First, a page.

year went on sundries euphemistically referred to in the music
business as “fruit and flowers”), Terra Firma is due to produce a new
strategy later this month. But many observers reckon the
private-equity men are out of their depth.
The two biggest majors—Universal, which is owned by Vivendi, a French
conglomerate, and Sony BMG, a joint venture between Sony and
Bertelsmann, a German media firm—derive some protection from their
parent companies. Universal is the strongest and is gaining market
share. But people speculate that Bertelsmann may want to sell out to
Sony next year.
Three vicious circles have now set in for the recorded-music firms.
First, because sales of CDs are tumbling, big retailers such as
Wal-Mart are cutting the amount of shelf-space they give to music,
which in turn accelerates the decline. Richard Greenfield of Pali
Research, an independent research firm, reckons that retail
floor-space devoted to CDs in America will be cut by 30% or more in
2008. The pattern is likely to repeat itself elsewhere as sales fall.
Second, because the majors are cutting costs severely, particularly at
EMI and Warner Music, artists are receiving far less marketing and
promotional support than before, which could prompt them to seek
alternatives. “They've cut out the guts of middle managers and there
are fewer people on the ground to promote records,” says Peter Mensch,
manager of the Red Hot Chili Peppers and Shania Twain.
Third, record companies face such hostile conditions that their
backers, whether private equity or corporations, are loth to spend the
sums required to move into the bits of the music industry that are
thriving, such as touring and merchandising. The majors are trying to
strike “360-degree” deals with artists that grant them a share of
these earnings. But even if artists agree to such deals, they will not
hand over new rights unless they get better terms on recorded music,
so the majors may not see much benefit overall. Tim Renner, a former
boss of Universal Music in Germany, says the majors should have acted
years ago. “Then they had the money and could have built the
competence by buying concert agencies and merchandise companies,” he
says. Now it may be too late.
By mid-2007, when the majors realised that digital downloads were not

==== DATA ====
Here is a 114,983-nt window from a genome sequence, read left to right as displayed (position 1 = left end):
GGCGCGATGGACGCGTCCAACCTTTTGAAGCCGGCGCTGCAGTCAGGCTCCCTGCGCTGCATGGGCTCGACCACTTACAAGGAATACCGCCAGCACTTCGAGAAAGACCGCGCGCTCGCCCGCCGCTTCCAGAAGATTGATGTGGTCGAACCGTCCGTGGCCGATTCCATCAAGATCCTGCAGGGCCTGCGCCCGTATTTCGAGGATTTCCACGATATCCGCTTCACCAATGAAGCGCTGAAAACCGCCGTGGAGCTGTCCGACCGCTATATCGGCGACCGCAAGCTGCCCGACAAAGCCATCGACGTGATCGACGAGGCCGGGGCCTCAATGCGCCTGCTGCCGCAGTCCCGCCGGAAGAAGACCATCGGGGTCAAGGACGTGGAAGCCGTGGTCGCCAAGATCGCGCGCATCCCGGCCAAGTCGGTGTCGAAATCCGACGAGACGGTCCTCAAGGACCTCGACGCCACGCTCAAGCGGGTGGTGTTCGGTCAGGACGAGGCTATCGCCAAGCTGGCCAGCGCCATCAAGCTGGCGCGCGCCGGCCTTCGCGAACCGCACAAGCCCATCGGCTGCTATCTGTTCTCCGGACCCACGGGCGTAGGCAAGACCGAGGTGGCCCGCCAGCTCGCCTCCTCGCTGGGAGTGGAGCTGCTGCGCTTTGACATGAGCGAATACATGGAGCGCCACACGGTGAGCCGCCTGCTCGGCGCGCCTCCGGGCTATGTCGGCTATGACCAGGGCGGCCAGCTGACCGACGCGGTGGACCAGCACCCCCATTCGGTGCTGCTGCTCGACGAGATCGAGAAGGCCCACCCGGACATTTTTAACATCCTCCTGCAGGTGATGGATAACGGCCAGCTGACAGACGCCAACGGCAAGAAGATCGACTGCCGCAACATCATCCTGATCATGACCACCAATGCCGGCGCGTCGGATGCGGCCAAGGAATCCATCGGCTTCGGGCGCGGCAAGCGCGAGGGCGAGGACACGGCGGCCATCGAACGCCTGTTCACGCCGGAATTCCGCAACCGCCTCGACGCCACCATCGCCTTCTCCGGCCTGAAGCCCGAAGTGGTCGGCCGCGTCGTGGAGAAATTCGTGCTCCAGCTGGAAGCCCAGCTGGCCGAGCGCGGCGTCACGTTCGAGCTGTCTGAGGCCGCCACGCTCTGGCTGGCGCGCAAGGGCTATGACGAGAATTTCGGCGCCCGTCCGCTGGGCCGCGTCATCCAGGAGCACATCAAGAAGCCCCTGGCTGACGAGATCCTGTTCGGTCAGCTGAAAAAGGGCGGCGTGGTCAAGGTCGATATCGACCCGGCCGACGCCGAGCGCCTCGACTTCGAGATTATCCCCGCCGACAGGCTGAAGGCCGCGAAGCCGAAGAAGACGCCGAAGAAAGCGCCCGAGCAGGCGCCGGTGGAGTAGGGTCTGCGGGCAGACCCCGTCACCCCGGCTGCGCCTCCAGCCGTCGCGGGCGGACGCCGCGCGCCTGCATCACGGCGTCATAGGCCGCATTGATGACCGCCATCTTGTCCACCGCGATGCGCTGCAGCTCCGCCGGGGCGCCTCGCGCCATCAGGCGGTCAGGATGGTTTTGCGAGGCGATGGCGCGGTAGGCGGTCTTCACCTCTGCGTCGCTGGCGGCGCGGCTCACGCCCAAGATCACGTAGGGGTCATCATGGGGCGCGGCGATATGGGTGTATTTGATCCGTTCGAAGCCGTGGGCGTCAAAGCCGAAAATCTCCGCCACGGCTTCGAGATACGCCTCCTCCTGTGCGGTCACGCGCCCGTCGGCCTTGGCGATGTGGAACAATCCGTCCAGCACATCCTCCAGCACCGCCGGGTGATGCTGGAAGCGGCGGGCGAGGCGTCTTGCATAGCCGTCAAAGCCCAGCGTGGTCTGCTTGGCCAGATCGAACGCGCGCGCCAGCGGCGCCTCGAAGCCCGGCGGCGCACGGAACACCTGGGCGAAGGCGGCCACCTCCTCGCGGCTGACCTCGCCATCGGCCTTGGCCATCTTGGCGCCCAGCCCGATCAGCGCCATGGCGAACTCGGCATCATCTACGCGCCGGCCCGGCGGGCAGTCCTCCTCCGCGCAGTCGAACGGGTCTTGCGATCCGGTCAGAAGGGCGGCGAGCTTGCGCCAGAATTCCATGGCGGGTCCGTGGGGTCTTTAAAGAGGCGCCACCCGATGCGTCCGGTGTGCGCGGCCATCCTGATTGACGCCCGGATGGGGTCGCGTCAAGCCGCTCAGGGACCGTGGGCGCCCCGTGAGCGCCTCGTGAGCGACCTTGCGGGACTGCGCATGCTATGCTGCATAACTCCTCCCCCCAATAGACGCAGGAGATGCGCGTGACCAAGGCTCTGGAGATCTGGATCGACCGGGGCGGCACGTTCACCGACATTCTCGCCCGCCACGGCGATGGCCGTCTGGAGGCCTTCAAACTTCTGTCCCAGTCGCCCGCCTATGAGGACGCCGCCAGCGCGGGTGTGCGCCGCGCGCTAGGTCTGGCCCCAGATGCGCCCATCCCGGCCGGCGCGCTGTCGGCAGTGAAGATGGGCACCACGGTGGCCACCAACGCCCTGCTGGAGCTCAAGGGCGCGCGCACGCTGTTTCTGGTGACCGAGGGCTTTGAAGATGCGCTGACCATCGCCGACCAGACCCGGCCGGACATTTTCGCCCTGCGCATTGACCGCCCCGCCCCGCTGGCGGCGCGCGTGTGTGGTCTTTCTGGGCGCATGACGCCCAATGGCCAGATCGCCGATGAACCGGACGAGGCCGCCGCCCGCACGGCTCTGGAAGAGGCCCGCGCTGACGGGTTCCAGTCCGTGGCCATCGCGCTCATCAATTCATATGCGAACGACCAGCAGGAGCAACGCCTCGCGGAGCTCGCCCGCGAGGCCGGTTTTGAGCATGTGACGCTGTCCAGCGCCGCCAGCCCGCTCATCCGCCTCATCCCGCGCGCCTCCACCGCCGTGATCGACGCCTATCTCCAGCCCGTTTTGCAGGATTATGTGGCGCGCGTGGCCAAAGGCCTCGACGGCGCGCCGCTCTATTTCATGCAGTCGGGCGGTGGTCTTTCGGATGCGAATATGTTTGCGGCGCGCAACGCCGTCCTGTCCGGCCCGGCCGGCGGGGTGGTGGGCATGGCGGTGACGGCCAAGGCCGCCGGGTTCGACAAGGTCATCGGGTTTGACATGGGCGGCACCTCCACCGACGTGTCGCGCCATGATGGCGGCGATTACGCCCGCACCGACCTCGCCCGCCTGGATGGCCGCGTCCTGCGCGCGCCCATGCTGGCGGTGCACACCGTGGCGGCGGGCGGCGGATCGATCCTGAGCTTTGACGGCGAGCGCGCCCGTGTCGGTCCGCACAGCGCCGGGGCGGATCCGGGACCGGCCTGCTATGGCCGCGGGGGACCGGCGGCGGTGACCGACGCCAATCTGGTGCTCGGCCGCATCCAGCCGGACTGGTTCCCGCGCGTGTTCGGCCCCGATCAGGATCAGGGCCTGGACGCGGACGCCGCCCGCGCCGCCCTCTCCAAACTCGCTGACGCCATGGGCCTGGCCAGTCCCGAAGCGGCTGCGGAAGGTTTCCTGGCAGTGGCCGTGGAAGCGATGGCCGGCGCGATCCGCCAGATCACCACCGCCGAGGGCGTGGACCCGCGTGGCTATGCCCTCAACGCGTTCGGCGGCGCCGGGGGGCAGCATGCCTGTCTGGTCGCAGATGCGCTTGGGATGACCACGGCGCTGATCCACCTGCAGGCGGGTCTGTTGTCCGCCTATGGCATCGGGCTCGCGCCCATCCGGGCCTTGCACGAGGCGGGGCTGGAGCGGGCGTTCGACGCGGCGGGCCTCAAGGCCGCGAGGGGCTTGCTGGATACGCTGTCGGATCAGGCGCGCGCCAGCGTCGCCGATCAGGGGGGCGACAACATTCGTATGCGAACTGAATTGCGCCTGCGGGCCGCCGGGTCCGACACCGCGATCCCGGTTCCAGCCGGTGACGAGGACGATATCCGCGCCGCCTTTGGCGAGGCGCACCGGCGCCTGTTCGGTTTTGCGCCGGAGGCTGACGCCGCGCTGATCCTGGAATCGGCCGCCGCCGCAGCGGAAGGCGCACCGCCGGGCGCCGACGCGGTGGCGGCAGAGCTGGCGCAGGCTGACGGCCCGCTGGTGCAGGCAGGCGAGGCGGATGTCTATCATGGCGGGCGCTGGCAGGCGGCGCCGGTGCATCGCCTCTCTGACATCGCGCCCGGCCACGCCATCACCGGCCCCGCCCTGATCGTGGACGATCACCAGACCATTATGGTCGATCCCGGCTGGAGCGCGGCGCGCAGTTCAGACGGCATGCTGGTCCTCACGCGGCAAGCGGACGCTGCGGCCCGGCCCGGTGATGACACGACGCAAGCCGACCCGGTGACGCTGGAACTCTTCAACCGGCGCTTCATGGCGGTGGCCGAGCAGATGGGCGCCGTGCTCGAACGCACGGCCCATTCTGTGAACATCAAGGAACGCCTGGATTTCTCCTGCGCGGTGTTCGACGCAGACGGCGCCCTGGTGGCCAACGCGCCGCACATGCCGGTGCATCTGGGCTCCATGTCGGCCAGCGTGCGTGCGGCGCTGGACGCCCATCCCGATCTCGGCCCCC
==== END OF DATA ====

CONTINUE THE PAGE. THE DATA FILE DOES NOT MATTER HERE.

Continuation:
growing as quickly as they had hoped, they landed on a more
adventurous digital strategy. They now want to move beyond Apple's
iTunes and its paid-for downloads. The direction of most of their
recent digital deals, such as with Imeem, a social network that offers
advertising-supported streamed music, is to offer music free at the
point of delivery to consumers. Perhaps the most important experiment
of all is a deal Universal struck in December with Nokia, the biggest
mobile-phone maker, to supply its music for new handsets that will go
on sale later this year. These “Comes With Music” phones will allow
customers to download all the music they want to their phones and PCs
and keep it—even if they change handsets when their year's
subscription ends. Instead of charging consumers directly, Universal
will take a cut of the price of each phone. The other majors are
expected to strike similar deals.
“‘Comes with Music' is a recognition that music has to be given away
for free, or close to free, on the internet,” says Mr Mulligan.
Paid-for download services will continue and ad-supported music will
become more widespread, but subsidised services where people do not
pay directly for music will become by far the most popular, he says.
For the recorded-music industry this is a leap into the unknown.
Universal and its fellow majors may never earn anything like as much
from partnership with device-makers as they did from physical formats.
Some among their number, indeed, may not survive.